Get Witchy
for C64

Company: Digital Monastery
Year: 2019
Genre: Action
Theme: Flight / Horror / Unique
Language: English
Licence: Freeware
Views: 2364
Review by LostInSpace (2021-10-31)

The French retro game publisher Double Sided Games announced a Halloween Game Dev Competition in 2019. Among the 6 entries, the winner is remarkable in many ways. The developers of the game Get Witchy crossed the cult mobile game Flappy Bird with Halloween elements and topped it all with a very special way of controlling the game. With their result, they trolled the mostly amateurish participants in an unprecedented way.

As already indicated, the player moves in the form of the typical broom-riding witch on an endless journey through the night sky. Past little baby ghosts, bats, pumpkins, lightning bolts and adult ghosts, she makes her way to all kinds of sweets scattered in the clouds, such as treats or candy canes. Collecting each piece earns one point on the high score list and touching the opponents ends in immediate death. You then start again at the beginning of the course.

The controls are the most exciting part of the whole story. The game only requires one button. When you press the button, Witchy dives down diagonally to the right. The longer you hold it down, the further it goes. When you let go, she then takes an upward swing. By pressing it in quick succession, you simulate a bird's flight, which also goes up and down in time with the strokes of its wings. A reverse gear is not built in. But since the screen with the ghosts keeps scrolling all the time, the witch automatically drifts backwards when it stops. If Witchy disappears completely from the screen, the game is over. In the same way, the upper and lower edges of the screen must not be crossed. Therefore the player tries to stay in the centre as much as possible, skillfully avoiding the approaching enemies and collecting the sweets at the same time.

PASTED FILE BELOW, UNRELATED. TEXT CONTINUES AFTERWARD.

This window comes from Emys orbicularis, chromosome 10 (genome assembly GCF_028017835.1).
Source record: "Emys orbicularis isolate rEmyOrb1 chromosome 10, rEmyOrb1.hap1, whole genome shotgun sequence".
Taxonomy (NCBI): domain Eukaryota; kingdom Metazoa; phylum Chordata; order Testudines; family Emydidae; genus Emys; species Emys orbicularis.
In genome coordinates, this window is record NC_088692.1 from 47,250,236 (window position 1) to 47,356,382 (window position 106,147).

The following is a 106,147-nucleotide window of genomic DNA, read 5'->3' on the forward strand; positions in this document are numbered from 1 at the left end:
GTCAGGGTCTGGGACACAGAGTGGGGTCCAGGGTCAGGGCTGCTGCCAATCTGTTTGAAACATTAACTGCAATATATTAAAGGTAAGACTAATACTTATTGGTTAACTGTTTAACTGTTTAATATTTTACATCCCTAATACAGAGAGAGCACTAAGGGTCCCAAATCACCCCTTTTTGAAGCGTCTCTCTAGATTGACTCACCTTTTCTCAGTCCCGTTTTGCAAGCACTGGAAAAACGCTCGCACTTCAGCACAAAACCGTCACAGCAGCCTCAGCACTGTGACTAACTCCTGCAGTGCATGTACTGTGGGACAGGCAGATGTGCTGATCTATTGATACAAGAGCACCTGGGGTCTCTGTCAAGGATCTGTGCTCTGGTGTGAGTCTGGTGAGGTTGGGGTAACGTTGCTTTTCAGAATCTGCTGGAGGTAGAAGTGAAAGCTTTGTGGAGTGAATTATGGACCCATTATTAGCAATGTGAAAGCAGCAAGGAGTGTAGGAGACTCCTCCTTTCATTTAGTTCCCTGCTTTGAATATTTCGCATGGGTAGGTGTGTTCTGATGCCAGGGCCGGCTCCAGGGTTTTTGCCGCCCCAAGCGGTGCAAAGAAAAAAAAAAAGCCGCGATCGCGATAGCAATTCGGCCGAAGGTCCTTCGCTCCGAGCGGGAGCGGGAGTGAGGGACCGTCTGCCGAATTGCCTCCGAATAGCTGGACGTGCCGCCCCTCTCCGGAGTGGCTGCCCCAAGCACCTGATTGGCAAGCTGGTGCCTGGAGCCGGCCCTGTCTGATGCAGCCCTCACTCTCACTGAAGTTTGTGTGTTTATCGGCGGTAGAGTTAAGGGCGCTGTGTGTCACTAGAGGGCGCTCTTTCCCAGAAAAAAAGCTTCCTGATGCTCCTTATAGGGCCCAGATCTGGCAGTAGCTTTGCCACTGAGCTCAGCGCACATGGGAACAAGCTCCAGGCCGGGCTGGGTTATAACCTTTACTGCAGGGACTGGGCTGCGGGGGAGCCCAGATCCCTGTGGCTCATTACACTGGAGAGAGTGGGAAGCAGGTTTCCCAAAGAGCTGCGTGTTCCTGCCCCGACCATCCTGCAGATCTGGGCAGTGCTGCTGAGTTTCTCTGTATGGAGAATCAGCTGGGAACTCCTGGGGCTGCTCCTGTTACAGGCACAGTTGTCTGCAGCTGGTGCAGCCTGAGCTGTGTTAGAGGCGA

Trick or treat?

The game action looks very decent due to the witch's and ghosts' droll animation of the flying movement. With the framing clouds, an impressive 3D effect is achieved through parallax scrolling. The continuous piece of music is quite animating, but can also be switched off. When entering the high score list, another piece can be heard, which in my opinion is even better than the actual in-game music. Because the second theme sounds a bit more gloomy in Halloween mood. But maybe they wanted to design the game as accessible and casual as possible. Sound FX can also be heard and when you collide with an enemy, a bang sounds and even the whole screen shakes briefly.

The one-button operation follows a steep learning curve: those who get the hang of the game after a few tries will be motivated to climb to the top of the high score table through constant successes. If you make a mistake, the game starts again from the beginning after only one keystroke. This has the effect of making you want to play the “very last game” again and again. The integration into the Halloween theme is memorable. The result is a timelessly good game and my happiness could only be increased by implementations on other 8-bit systems.

In every respect, this game was effortfully fine-tuned to achieve a great technical realisation of a nice little game idea. I'm sure I wasn't the only one surprised to find such a candidate in an amateur competition. It is fair to assume that this was an action of pirate marketing with a product already waiting in the drawer. Because by winning, the game attracts the attention of a large circle of retro-game customers, virtually free of charge. To be fair, it should be mentioned that Get Witchy is also for free.

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